The rear camera simply passes thru to the touchscreen, and in fact goes directly to an onboard FPGA which directly "blits" the image onto the LCD, so the main processor has absolutely no access to the camera - there would not be any way to export data from it, even if the Nvidia Tegra3 somehow had the grunt to do that.
     
    • Informative x 2
  7. pdq

    pdq Member

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    I'm not sure I understand the question. My 2015 does a great job with auto lane change when in autopilot. Very reliable -- I use it often.
     
  8. Saghost

    Saghost Active Member

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    My understanding of the original post is that the OP was asking if Autopilot could reach the point where it could safely and autonomously initiate lane changes without the driver first checking to see that it was safe and telling the car to change lanes.

    Tom66's answer appears to make that quite unlikely with the current hardware, since the car won't have any method of seeing behind beyond 16 feet.
    Walter
     
  9. DarrinR

    DarrinR Member

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    According to the Google engineers who are considered the top in the field on autonomous cars, full autonomy depends can currently only be accomplished with LIDAR...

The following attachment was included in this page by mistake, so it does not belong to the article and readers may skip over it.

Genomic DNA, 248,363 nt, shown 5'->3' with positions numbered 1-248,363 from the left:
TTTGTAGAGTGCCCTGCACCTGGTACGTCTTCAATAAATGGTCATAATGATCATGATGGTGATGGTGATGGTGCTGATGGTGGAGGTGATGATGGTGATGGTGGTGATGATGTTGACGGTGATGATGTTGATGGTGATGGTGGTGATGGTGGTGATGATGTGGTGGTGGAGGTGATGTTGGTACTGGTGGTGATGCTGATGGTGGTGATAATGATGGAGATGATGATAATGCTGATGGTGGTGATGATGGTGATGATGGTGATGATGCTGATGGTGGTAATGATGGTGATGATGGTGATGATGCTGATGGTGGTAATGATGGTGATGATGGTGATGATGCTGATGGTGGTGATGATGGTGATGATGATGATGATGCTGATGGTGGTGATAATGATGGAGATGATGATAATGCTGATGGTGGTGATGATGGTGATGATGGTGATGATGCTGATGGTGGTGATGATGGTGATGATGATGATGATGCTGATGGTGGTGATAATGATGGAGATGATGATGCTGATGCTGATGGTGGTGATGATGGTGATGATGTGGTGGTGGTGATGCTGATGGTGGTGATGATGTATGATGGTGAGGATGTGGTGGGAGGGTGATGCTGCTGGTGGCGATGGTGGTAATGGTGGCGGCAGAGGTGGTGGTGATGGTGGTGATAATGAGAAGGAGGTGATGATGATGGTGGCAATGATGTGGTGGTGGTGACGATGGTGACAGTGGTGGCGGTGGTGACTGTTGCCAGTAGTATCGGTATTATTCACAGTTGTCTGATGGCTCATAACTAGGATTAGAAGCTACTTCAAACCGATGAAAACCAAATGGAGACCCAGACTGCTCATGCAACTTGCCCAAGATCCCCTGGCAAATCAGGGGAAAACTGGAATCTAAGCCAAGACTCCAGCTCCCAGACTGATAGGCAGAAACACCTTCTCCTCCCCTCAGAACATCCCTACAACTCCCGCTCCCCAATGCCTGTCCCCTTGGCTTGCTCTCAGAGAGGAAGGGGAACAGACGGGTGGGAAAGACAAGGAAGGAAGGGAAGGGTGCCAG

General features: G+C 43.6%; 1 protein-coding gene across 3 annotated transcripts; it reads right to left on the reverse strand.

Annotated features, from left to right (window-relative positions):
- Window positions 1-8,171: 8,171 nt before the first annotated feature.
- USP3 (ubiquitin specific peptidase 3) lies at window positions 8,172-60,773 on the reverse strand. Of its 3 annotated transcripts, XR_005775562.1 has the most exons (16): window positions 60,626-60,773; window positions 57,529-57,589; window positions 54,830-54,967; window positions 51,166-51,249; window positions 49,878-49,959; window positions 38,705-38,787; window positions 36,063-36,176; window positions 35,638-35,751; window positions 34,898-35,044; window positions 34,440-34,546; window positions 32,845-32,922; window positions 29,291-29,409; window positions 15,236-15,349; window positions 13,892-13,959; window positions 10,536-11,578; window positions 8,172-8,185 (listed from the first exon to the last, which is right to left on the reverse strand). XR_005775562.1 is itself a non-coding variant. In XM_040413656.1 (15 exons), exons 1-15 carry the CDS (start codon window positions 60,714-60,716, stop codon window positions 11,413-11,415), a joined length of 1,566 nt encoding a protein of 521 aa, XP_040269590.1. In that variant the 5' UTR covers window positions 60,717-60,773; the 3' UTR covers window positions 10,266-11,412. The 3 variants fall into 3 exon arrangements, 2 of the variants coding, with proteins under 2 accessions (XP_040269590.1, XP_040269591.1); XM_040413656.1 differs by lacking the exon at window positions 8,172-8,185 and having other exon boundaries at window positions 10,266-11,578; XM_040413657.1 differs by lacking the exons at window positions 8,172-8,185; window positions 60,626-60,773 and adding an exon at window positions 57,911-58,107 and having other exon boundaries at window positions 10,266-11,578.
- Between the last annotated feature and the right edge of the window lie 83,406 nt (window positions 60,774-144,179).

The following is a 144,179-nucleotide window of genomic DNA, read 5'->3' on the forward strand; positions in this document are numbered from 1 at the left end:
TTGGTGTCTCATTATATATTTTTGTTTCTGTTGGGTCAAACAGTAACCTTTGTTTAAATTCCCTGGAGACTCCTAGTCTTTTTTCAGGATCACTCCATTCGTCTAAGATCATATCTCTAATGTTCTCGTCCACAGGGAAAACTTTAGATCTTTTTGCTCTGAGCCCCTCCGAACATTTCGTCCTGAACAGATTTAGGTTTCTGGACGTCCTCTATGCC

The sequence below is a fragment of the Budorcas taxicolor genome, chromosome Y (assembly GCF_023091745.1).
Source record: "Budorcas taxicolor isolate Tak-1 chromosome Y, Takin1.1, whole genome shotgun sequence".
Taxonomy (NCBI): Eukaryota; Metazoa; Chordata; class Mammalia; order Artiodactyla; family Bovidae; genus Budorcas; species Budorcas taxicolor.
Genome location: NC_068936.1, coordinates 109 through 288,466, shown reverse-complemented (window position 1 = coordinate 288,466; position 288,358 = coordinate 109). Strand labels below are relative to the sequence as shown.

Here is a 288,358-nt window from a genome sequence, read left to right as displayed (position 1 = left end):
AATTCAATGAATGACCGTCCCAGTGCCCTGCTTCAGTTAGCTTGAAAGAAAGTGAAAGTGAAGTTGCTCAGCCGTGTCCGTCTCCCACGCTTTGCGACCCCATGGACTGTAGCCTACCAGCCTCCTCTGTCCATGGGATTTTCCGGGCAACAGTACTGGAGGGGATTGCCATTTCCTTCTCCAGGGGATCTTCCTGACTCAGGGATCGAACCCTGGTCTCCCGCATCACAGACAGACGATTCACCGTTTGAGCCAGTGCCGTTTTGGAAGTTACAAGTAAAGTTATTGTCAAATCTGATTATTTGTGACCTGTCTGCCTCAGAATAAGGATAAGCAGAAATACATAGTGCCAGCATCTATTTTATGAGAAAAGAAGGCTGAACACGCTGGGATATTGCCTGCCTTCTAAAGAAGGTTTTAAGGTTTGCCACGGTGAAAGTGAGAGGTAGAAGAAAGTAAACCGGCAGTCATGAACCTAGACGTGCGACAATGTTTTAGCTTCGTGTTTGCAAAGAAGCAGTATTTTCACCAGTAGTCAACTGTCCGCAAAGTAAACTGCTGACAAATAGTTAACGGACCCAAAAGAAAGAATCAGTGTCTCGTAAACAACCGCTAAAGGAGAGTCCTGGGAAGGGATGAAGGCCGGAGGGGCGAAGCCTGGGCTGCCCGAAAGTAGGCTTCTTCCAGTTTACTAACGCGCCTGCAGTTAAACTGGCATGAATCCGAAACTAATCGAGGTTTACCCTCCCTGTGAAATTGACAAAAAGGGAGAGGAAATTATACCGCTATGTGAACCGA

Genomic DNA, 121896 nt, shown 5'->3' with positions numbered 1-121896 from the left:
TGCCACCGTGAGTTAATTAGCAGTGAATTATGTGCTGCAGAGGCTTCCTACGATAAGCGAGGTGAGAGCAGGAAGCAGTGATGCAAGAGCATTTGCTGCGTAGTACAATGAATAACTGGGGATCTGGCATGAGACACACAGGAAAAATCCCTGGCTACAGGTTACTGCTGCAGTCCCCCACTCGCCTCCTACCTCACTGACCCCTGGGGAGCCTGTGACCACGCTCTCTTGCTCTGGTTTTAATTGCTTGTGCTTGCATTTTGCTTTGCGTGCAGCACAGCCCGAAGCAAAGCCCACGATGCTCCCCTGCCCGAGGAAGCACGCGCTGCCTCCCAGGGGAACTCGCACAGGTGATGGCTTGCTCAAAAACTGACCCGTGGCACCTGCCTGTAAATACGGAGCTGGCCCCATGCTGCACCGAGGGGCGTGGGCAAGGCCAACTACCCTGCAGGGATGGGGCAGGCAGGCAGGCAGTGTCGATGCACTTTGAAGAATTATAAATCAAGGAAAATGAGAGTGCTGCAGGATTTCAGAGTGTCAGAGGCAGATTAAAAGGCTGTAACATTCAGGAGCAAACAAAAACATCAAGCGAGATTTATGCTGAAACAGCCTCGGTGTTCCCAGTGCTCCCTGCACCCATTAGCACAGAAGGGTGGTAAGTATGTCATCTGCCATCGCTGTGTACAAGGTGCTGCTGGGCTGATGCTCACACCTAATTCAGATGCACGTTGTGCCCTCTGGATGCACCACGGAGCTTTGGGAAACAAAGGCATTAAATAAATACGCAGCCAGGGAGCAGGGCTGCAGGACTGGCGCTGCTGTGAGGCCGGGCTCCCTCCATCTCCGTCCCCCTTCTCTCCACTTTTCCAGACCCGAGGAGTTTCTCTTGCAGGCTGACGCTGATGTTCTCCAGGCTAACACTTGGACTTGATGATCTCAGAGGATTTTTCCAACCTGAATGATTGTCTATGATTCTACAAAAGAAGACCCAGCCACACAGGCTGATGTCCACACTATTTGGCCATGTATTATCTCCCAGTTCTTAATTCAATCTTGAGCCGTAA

10. Saghost

    Saghost Active Member

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    Baby steps. The only thing the car needs for what the OP asked for that it doesn't have already is a way to identify cars closing on it from astern - which it is sounding like may be beyond the current hardware, but certainly won't need LIDAR.

    Navigating busy city streets with traffic and pedestrians from the sides is a different story...
    Walter
     
  11. maddog1762

    maddog1762 Member

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    Nags every two minutes, holy cow! It was better before the update.
     
  12. calisnow

    calisnow Active Member

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    Mine doesn't nag that frequently, though I do notice the nags seem to be more frequent if my speed is over 70 mph - though I haven't timed it. Yours is nagging every two minutes all the time?
     
  13. CHG-ON

    CHG-ON Still in love after all these miles

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    Mine rarely nags. I definitely does if the road ahead looks a bit confusing. But rarely otherwise. I drove at night for about 45 minutes/30 miles and only got one nag. There was pretty much nobody on the road. I don't think I am doing anything special or driving on super simple roads. As a matter of fact, most of my AP use is on non-divided roads and many of them being local roads in my semi-rural community.
     
  14. GasKilla

    GasKilla No Gas Know Peace

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    I'd be surprised if an update is release that has more features than the current autopilot. Besides refinements the current system will need additional hardware to enable any more advanced features.

    That said autopilot is pretty amazing and the folks that don't have it (not just Tesla owners) have no idea what they are missing. It is an extremely stress reducing feature.